A memorable day

5 min readNov 7, 2023

In which Sicilian hospitality creates wonderful memories

Brightly coloured ceramic flower pot in the shape of a mustachio’d man’s head, life-sized, with cactus growing out of it.
If you’ve been to Sicily, or watched HBO’s The White Lotus, you’ll recognize these guys (author’s photo)

One of the best things about travelling with a high quality tour company is the special, extra experiences they offer which are not accessible to other visitors to Italy.

We’ve experienced this priceless opportunity on every one of the trips we’ve taken with our favorite Italian hosts, and our recent excursions in Sicily were no exception.

Visiting Mt. Etna on the second last day of the tour was definitely one for the memory books, but the “icing on the cake” for the Best of Sicily was an unforgettable lunch the next day in nearby Taormina.

We spent the morning walking the streets and seeing the sights in this ancient town. From the city gates to the shopping high street, local guide Micaela shared special insights and stories along with orientation and brief history lessons.

She pointed out the key landmarks, including the Grand Hotel Timeo where Donald Trump stayed during the 2017 meeting of global leaders, the G7. Micaela told us what it was like to have the town cleared of tourists, invaded by secret service people and diplomatic delegations, and how she had to show a pass and go thru a checkpoint just to go down the hill to get groceries.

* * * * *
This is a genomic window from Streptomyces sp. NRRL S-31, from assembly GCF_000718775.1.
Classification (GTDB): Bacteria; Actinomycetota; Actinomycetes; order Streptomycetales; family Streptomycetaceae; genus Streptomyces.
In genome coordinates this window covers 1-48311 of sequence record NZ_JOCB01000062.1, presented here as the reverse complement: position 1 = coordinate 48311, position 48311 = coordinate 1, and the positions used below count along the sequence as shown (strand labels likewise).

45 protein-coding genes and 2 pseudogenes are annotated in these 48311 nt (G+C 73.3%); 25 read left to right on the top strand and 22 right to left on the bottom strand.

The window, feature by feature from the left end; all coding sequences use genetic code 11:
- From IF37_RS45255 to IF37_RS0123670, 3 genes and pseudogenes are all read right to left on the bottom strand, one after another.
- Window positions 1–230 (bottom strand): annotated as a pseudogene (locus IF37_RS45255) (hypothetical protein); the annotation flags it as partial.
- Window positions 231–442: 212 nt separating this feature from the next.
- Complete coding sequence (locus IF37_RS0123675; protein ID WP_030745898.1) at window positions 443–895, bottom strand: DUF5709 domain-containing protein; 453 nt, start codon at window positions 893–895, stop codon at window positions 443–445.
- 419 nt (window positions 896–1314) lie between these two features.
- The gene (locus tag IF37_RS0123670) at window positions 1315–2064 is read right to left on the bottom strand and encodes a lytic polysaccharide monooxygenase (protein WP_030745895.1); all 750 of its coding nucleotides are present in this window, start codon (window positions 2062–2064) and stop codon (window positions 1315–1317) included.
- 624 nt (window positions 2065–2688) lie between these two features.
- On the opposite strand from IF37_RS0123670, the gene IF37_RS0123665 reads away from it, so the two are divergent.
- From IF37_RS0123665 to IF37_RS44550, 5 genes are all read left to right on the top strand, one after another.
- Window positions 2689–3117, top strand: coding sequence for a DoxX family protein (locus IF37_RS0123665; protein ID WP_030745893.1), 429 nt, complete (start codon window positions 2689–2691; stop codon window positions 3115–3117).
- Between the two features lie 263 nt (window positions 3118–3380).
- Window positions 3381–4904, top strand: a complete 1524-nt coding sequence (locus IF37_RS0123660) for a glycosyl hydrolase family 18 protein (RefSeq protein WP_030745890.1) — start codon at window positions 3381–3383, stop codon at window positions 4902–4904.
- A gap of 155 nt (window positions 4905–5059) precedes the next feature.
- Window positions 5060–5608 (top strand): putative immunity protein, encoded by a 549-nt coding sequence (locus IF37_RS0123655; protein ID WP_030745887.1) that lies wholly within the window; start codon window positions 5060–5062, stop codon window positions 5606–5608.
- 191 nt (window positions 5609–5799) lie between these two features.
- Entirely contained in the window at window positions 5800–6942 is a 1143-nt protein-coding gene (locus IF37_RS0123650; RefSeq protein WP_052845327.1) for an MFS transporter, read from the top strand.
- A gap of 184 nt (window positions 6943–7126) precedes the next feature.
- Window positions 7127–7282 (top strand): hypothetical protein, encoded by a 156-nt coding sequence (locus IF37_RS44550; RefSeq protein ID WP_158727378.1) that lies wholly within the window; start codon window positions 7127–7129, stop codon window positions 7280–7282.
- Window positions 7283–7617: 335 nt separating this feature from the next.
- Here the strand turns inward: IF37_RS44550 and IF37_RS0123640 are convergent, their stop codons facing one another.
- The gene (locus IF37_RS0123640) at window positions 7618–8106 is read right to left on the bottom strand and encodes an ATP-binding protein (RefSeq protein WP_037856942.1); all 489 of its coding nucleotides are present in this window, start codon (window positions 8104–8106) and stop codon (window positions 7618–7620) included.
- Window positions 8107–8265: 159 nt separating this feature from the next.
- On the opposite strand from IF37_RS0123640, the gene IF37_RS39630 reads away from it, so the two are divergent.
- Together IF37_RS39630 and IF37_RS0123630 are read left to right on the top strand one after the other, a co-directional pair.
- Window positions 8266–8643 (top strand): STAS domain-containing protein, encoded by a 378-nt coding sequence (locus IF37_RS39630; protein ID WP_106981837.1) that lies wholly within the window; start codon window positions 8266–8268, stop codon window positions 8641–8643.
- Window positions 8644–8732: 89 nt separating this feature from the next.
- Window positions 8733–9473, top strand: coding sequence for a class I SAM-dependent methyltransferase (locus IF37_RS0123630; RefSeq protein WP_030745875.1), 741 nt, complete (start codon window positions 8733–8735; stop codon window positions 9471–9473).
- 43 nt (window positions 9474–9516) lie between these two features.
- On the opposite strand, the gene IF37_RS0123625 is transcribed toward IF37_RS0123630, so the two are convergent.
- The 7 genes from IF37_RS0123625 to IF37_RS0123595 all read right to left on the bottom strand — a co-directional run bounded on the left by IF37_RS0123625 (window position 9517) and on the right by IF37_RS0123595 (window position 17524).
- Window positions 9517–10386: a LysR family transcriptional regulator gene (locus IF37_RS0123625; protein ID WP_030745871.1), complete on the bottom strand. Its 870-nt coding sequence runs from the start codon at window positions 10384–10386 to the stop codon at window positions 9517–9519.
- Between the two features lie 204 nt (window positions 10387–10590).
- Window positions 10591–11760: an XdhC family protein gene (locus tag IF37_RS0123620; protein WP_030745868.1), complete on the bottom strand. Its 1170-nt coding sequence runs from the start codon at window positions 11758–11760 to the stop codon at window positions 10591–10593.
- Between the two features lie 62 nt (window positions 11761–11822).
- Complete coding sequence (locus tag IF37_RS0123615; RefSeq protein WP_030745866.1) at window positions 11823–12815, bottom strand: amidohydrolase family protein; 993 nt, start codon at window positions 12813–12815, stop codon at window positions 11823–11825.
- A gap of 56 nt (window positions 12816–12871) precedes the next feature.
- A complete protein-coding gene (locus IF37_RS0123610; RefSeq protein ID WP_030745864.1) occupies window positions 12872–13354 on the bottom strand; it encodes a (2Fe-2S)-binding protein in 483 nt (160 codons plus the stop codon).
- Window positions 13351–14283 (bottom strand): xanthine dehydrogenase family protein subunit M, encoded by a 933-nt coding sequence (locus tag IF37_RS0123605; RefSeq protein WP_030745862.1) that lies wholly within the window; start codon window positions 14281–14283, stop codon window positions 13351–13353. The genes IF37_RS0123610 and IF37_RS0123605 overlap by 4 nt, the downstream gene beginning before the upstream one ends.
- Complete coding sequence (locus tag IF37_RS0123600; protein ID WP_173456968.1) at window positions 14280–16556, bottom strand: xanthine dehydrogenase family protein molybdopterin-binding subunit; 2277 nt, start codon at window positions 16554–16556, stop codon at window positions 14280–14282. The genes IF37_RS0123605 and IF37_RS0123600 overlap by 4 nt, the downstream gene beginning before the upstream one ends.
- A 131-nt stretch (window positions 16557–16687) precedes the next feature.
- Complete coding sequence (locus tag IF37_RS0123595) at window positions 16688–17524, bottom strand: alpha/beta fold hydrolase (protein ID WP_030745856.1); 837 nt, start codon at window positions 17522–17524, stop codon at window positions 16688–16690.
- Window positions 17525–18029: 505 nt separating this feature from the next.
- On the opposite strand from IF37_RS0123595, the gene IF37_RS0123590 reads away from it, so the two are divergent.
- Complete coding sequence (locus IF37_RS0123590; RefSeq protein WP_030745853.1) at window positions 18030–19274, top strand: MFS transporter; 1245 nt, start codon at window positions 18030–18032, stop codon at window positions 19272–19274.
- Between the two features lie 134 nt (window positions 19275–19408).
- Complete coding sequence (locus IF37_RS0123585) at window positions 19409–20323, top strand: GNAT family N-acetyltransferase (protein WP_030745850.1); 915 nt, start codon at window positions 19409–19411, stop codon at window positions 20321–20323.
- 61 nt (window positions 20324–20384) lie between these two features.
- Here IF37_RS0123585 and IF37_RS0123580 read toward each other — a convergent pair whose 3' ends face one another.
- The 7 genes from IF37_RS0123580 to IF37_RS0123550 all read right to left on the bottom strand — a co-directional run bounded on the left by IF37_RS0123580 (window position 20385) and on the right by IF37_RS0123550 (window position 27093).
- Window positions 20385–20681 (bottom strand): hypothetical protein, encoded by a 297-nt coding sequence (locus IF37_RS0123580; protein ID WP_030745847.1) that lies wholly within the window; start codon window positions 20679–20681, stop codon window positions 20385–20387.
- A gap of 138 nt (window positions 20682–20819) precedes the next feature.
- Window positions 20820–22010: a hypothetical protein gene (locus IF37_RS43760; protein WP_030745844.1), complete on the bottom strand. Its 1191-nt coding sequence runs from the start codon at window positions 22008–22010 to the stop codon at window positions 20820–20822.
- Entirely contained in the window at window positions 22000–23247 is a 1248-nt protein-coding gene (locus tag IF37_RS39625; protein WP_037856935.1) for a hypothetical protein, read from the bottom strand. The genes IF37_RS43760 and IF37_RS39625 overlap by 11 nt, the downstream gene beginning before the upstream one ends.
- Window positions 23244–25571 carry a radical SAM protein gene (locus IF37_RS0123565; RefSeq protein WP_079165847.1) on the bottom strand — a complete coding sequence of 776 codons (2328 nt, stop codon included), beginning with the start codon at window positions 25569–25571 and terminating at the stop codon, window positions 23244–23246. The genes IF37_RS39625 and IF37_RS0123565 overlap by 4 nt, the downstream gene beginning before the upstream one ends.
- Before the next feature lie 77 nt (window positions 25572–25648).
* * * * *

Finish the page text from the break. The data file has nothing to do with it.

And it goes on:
She shared the highlights of the remarkable clifftop municipal gardens, including the story of Florence Trevelyan who is memorialized there: a former lady in waiting to Queen Victoria whose love life led her to flee England and start a new life in Sicily.

Bronze statue of a couple of angels, the woman leaning her head back on the man’s shoulder, seated on a stone bench in a park
Tribute to a love story, Civic Park, Taormina Sicily (author’s photo)

Capping off the morning walk was a visit to the Greek amphitheatre. There’s something very special to visit a monument erected during the second half of the third century BCE.

We were told that the subsequent lords of Taormina, under Roman rule, rebuilt and repurposed the space, until it fell into neglect after an earthquake in 365 CE. From there, it was more than a thousand years until Renaissance interest led to the beginning of centuries of excavation, restoration and preservation.

We marvelled as we followed in the footsteps of thousands of earlier visitors, including those…




Recreational writer, collector of antique corkscrews, urban gardener and retired management consultant to social profit organizations. Proudly Canadian.